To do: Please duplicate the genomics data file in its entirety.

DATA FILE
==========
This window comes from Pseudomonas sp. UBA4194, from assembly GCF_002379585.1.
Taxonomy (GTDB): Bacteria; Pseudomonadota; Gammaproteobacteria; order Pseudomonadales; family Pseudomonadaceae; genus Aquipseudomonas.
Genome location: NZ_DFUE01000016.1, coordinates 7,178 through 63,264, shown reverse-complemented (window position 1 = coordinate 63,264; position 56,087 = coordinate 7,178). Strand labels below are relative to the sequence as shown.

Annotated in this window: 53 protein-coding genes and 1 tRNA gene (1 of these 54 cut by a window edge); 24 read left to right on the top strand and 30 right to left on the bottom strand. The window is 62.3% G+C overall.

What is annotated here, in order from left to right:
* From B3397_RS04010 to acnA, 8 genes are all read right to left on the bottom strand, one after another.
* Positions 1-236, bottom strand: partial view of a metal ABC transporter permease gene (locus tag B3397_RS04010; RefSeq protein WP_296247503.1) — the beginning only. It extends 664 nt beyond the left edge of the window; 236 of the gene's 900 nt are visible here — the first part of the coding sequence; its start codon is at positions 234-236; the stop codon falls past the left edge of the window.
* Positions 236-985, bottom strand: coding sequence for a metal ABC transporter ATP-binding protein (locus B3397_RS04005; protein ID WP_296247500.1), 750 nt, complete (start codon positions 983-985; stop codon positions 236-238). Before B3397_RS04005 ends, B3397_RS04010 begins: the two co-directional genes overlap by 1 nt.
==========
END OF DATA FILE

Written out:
This window comes from Pseudomonas sp. UBA4194, from assembly GCF_002379585.1.
Taxonomy (GTDB): Bacteria; Pseudomonadota; Gammaproteobacteria; order Pseudomonadales; family Pseudomonadaceae; genus Aquipseudomonas.
Genome location: NZ_DFUE01000016.1, coordinates 7,178 through 63,264, shown reverse-complemented (window position 1 = coordinate 63,264; position 56,087 = coordinate 7,178). Strand labels below are relative to the sequence as shown.

Annotated in this window: 53 protein-coding genes and 1 tRNA gene (1 of these 54 cut by a window edge); 24 read left to right on the top strand and 30 right to left on the bottom strand. The window is 62.3% G+C overall.

What is annotated here, in order from left to right:
* From B3397_RS04010 to acnA, 8 genes are all read right to left on the bottom strand, one after another.
* Positions 1-236, bottom strand: partial view of a metal ABC transporter permease gene (locus tag B3397_RS04010; RefSeq protein WP_296247503.1) — the beginning only. It extends 664 nt beyond the left edge of the window; 236 of the gene's 900 nt are visible here — the first part of the coding sequence; its start codon is at positions 234-236; the stop codon falls past the left edge of the window.
* Positions 236-985, bottom strand: coding sequence for a metal ABC transporter ATP-binding protein (locus B3397_RS04005; protein ID WP_296247500.1), 750 nt, complete (start codon positions 983-985; stop codon positions 236-238). Before B3397_RS04005 ends, B3397_RS04010 begins: the two co-directional genes overlap by 1 nt.